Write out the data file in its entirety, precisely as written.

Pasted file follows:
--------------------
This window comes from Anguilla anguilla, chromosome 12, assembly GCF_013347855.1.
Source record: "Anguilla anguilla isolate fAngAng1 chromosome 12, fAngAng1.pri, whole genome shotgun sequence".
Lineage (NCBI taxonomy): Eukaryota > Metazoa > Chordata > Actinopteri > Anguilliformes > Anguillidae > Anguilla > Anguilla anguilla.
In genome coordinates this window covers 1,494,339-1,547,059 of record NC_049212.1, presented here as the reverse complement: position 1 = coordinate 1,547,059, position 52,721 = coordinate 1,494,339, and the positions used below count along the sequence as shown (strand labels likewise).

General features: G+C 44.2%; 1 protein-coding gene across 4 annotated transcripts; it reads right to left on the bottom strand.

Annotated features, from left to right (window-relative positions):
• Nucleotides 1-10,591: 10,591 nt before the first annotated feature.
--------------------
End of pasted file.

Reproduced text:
This window comes from Anguilla anguilla, chromosome 12, assembly GCF_013347855.1.
Source record: "Anguilla anguilla isolate fAngAng1 chromosome 12, fAngAng1.pri, whole genome shotgun sequence".
Lineage (NCBI taxonomy): Eukaryota > Metazoa > Chordata > Actinopteri > Anguilliformes > Anguillidae > Anguilla > Anguilla anguilla.
In genome coordinates this window covers 1,494,339-1,547,059 of record NC_049212.1, presented here as the reverse complement: position 1 = coordinate 1,547,059, position 52,721 = coordinate 1,494,339, and the positions used below count along the sequence as shown (strand labels likewise).

General features: G+C 44.2%; 1 protein-coding gene across 4 annotated transcripts; it reads right to left on the bottom strand.

Annotated features, from left to right (window-relative positions):
• Nucleotides 1-10,591: 10,591 nt before the first annotated feature.